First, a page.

How long after giving birth should a woman wait to make love?
It’s an issue all parents face – but rarely talk about. Now, one mother dares to ask that important question…
After giving birth, a woman thinks of many things; chocolate, baby names, how soon she can go home, how soon she can sit down without the help of an inflatable rubber ring, and which breastfeeding bras are the most practical.
The last thing on her mind is sex. Possibly ever again. This is in stark contrast to her husband, who has probably thought of little else for the previous three months.
It might be a subject few women are willing to talk about, even with their closest friends, but the issue of when you should resume marital relations is something all new parents will have to face at some point or other.
So how long should you wait? Received wisdom says that the uterus takes about six weeks to return to its normal size, so this is taken as a good benchmark for when to even think about resuming love-making after a natural birth.
Sex is the last thing on a new mother’s mind – particularly with a baby to care for. Yet it’s a topic all parents must broach at some point
However, one respected medical text states that ‘following an uncomplicated delivery, a six-week abstinence from intercourse makes little sense. It can be safely resumed in as little as three weeks, or when comfort can be maintained.’
Another study, published in the Journal of Family Practice, noted that ‘at five to seven weeks, only 50 per cent of women had resumed intercourse’.
Personally, I’m amazed it’s that many. In my experience, the decision a woman makes will in no small way be affected by the advice her doctor gives her. I experienced the joys of giving birth in both England and France. My daughter, Olivia, who’s nine, was born in England, and my two youngest, Bea, eight, and Leo, five, were born in France.
The difference is like the difference between buying your clothes from Camden Market as opposed to Harvey Nichols.
After giving birth in Sussex with no painkillers – due to the fact I stupidly fell for all the propaganda about a natural birth – during which I suffered a tear that was not stitched up (‘best to let it heal naturally, dear,’ I was told), my first instinct was never to have sex again.
When the doctor tentatively suggested that eight weeks might be a good time to think about resuming marital relations, I must have looked at him as though he was suggesting I chop my foot off without an anaesthetic.
I remember one of my most humiliating moments was five days after I had given birth, when I visited Tunbridge Wells on the hunt for baby clothes.
Suddenly, I needed to sit down. Out came the white and orange Mothercare rubber ring, which was placed on a bench for me.
Some youths were standing close by in Tunbridge Wells. Once the rubber ring was placed on the bench, my mother took one arm, my stepmother the other and they proceeded to lower my post-pregnancy frame down on to it.
‘What’s up with her?’ said one youth to the other in a loud voice. ‘Dunno, maybe she’s incontinent,’ replied the other. I can safely say such indignities meant I didn’t even think about having sex for another three months. Fast-forward a few short years to France, and we have a totally different scenario.
Now, Olivia plays in the swimming pool with my rubber ring, and I have given birth twice under French care, to Bea and Leo. Right from the beginning, I realised the French have a different attitude to childbirth.
Whereas in England, childbirth is all about what is best for the child, in France there is much more emphasis on the mother. And by default, the father – or at least his carnal desires. Returning to a normal sex life is seen of paramount importance.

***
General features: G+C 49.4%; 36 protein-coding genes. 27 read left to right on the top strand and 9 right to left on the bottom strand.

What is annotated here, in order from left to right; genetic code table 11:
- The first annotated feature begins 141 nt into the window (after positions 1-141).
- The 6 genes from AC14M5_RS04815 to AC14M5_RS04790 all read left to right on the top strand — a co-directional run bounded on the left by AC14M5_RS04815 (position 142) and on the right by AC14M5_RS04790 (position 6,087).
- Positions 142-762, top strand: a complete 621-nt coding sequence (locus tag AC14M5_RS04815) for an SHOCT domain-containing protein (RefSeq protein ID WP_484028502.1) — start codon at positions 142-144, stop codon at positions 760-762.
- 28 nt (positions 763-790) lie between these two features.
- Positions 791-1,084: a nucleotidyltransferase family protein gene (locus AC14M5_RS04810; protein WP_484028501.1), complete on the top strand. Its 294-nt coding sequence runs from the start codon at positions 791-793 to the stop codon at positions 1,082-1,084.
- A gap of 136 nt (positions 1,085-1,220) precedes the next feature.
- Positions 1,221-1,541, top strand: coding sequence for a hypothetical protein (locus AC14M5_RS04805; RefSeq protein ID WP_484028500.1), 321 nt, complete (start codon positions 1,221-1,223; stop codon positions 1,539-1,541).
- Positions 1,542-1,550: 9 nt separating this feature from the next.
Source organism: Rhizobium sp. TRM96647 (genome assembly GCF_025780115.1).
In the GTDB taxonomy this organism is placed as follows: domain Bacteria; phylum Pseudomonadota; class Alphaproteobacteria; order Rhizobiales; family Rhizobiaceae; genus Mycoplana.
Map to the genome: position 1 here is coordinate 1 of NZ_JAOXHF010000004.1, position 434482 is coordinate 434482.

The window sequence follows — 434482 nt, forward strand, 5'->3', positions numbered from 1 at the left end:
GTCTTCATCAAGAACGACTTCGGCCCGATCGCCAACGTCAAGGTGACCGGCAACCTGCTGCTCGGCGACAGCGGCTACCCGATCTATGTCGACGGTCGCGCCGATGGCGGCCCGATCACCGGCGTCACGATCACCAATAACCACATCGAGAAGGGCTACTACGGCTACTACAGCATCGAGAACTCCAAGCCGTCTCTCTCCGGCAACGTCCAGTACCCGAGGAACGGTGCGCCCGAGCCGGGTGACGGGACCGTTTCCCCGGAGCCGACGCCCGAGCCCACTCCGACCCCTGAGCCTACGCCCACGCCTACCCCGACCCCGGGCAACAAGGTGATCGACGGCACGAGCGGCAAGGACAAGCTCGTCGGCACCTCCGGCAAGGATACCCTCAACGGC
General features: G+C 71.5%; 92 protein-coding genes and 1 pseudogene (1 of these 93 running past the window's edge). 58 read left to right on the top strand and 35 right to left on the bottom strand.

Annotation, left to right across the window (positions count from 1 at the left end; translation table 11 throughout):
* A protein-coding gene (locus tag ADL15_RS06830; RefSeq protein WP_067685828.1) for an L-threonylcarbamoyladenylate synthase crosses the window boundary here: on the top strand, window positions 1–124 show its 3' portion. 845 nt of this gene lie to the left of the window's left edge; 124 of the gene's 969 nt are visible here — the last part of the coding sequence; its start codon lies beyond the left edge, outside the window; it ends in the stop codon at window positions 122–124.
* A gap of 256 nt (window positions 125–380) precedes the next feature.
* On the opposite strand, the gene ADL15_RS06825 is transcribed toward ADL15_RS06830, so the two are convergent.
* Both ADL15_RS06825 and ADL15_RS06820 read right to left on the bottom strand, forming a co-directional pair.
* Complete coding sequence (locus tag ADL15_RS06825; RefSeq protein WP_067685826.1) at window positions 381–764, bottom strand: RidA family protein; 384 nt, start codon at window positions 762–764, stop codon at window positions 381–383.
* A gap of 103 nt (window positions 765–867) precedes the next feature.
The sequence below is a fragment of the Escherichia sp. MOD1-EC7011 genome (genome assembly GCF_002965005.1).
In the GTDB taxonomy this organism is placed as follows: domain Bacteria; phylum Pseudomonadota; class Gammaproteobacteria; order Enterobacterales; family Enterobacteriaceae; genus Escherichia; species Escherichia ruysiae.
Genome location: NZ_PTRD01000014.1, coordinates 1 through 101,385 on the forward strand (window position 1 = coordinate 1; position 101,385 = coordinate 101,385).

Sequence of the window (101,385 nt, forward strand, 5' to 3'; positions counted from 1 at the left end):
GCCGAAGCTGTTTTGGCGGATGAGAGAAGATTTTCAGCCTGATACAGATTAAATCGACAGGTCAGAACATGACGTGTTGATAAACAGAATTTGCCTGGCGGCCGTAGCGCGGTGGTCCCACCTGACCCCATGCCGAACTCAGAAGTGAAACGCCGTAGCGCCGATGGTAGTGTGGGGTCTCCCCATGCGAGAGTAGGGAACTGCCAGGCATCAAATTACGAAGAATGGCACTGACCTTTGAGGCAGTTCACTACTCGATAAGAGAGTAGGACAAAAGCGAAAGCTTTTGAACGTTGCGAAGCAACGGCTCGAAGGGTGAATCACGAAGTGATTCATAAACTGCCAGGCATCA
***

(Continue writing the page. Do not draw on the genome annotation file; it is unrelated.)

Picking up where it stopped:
Bea was a breech baby and delivered by Caesarean. I think this gave me a bit of grace from the French emphasis on getting you back in sexual shape – but after my third baby, Leo, who was born naturally, I felt the full force of the French obsession.
Lying in hospital after his birth, the issue of when I could make love to my husband again was not on my list of questions to ask my doctor as I perused the day’s menu. And yet it was just about the first thing the doctor mentioned.
‘You go home in three days, non?’ he asked when he came to check up on me after Leo’s birth. ‘Yes,’ I replied.
‘You can resume normal sexual relations as soon as you feel ready. Normally within about four weeks.’
Frankly, that seemed more than a little hasty to me – so I decided not to tell my husband.
But the obsession in the medical profession with my sex life didn’t abate. Just a couple of weeks after leaving hospital, I found I had a diary packed with ‘perineal retraining classes’, the sole aim of which was to get me – and my pelvic floor – back in as good a shape as possible.
There were around ten classes, to be delivered by our local kinesiotherapist, something akin to a physiotherapist. His name was Nicolas, and he was paid by the French state to make sure my nether regions were fit enough for my husband’s attentions. The aim is to get you back in the sack within the month. But, I have to say, I was in no way prepared. I hadn’t even asked any of my French friends what these classes entailed.
They don’t really share intimate details like that, and it would probably have turned into a competition – with everyone boasting about how many seconds after giving birth they squeezed back into their designer jeans.
Nicolas arrived in the room wearing a pair of see-through plastic gloves and carrying an instrument that looked a little like something you might have found in one of Pinochet’s torture chambers.
I won’t go into detail, but an examination took place and after a few minutes he said that I wasn’t too bad ‘after three children’. I wasn’t sure whether to say ‘thank you’ or ‘bloody cheek’. Following this meeting, Nicolas, me and his blunt instrument met on a regular basis, sometimes three times a week.
‘Do it when you feel like it’
I found the concept of the state paying for me to get my pelvic floor back in shape totally extraordinary. But the French government’s magnanimity towards new mothers knows no bounds. One friend of mine was even offered cosmetic surgery to deal with saggy breasts and a less-than-toned midriff.